This behavior can be changed on a per-collection level by creating collections with the keyOptions attribute.

Using keyOptions it is possible to disallow user-specified keys completely, or to force a specific regime for auto-generating the _key values.

Document Revision:

As GDN supports MVCC (Multiple Version Concurrency Control), documents can exist in more than one revision. The document revision is the MVCC token used to specify a particular revision of a document (identified by its _rev). It is fully managed by the server and read-only for the user.

In GDN, the _rev strings are in fact time stamps. They use the local clock of the DBserver that actually writes the document and have millisecond accuracy. Actually, a "Hybrid Logical Clock" is used (for this concept see this paper).

Its value should be treated as opaque, no guarantees regarding its format and properties are given except that it will be different after a document update.Within one shard it is guaranteed that two different document revisions have a different _rev string, even if they are written in the same millisecond, and that these stamps are ascending.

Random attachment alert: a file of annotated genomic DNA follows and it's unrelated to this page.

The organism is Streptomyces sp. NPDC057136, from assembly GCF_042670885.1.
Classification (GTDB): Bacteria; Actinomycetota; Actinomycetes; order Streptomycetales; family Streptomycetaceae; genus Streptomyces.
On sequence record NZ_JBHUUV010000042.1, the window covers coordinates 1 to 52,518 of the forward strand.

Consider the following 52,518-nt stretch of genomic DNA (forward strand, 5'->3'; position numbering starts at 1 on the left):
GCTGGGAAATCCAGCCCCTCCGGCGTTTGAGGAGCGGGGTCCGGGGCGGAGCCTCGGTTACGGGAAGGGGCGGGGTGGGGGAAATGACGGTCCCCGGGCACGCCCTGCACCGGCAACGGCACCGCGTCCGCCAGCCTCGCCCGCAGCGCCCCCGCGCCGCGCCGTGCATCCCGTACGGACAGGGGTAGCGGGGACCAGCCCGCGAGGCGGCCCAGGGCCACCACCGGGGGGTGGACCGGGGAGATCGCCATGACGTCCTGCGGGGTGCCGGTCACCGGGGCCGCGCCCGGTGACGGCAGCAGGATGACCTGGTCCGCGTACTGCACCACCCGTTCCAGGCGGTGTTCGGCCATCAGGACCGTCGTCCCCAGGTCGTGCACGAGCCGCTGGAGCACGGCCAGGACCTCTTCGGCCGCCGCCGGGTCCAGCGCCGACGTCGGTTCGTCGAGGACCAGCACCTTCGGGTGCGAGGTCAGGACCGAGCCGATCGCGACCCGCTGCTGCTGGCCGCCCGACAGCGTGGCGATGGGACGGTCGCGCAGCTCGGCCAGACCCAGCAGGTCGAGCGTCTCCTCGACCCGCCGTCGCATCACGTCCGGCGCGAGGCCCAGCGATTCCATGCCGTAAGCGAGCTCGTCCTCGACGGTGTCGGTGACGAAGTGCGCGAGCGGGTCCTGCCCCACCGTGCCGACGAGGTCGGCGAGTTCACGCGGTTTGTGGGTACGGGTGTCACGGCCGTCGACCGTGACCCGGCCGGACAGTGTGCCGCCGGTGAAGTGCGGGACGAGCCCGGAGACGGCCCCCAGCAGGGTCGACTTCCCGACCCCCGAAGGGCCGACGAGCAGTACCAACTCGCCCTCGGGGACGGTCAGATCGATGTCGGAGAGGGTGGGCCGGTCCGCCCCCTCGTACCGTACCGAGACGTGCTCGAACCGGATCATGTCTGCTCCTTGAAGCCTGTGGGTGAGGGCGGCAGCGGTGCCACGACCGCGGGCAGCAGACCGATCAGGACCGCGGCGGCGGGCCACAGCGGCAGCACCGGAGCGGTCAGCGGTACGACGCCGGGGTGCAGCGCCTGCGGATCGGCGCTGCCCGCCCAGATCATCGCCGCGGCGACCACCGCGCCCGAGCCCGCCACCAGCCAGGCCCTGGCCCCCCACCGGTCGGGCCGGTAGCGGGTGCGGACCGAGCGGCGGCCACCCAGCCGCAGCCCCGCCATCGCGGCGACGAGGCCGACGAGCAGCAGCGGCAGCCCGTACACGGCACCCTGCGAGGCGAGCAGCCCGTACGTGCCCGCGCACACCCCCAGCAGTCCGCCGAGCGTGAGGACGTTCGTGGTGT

Different servers in cluster might have a clock skew, and therefore between different shards or even between different collections the time stamps are not guaranteed to be comparable. The Hybrid Logical Clock feature does one thing to address this issue: Whenever a message is sent from a node in cluster to another node, it is ensured that any timestamp taken on second node after the message has arrived is greater than any timestamp taken on first node before the message was sent.

The above ensures that if there is some causality between events on different servers, time stamps increase from cause to effect. A direct consequence of this is that sometimes a server has to take timestamps that seem to come from the future of its own clock. It will however still produce ever increasing time stamps. If the clock skew is small, then your time stamps will relatively accurately describe the time when the document revision was actually written.

GDN uses 64bit unsigned integer values to maintain document revisions internally. At this stage we intentionally do not document the exact format of the revision values. When returning document revisions to clients, C8 will put them into a string to ensure the revision is not clipped by clients that do not support big integers.